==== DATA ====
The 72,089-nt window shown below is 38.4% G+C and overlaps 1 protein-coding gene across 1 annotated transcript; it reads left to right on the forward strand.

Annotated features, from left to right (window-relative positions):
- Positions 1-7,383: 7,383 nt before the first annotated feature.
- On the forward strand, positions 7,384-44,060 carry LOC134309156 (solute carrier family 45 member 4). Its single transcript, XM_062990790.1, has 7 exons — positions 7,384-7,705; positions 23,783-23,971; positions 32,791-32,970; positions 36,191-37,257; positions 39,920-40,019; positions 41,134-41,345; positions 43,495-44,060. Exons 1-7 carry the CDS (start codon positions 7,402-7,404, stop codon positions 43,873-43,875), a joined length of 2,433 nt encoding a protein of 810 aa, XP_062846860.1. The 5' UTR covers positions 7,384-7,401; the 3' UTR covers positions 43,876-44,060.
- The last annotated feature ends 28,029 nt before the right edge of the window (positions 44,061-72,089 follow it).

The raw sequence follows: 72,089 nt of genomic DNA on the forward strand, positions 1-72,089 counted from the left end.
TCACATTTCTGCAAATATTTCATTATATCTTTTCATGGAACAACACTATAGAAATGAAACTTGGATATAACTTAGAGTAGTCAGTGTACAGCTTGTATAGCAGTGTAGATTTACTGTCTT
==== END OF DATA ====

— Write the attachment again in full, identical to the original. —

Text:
The 72,089-nt window shown below is 38.4% G+C and overlaps 1 protein-coding gene across 1 annotated transcript; it reads left to right on the forward strand.

Annotated features, from left to right (window-relative positions):
- Positions 1-7,383: 7,383 nt before the first annotated feature.
- On the forward strand, positions 7,384-44,060 carry LOC134309156 (solute carrier family 45 member 4). Its single transcript, XM_062990790.1, has 7 exons — positions 7,384-7,705; positions 23,783-23,971; positions 32,791-32,970; positions 36,191-37,257; positions 39,920-40,019; positions 41,134-41,345; positions 43,495-44,060. Exons 1-7 carry the CDS (start codon positions 7,402-7,404, stop codon positions 43,873-43,875), a joined length of 2,433 nt encoding a protein of 810 aa, XP_062846860.1. The 5' UTR covers positions 7,384-7,401; the 3' UTR covers positions 43,876-44,060.
- The last annotated feature ends 28,029 nt before the right edge of the window (positions 44,061-72,089 follow it).

The raw sequence follows: 72,089 nt of genomic DNA on the forward strand, positions 1-72,089 counted from the left end.
TCACATTTCTGCAAATATTTCATTATATCTTTTCATGGAACAACACTATAGAAATGAAACTTGGATATAACTTAGAGTAGTCAGTGTACAGCTTGTATAGCAGTGTAGATTTACTGTCTT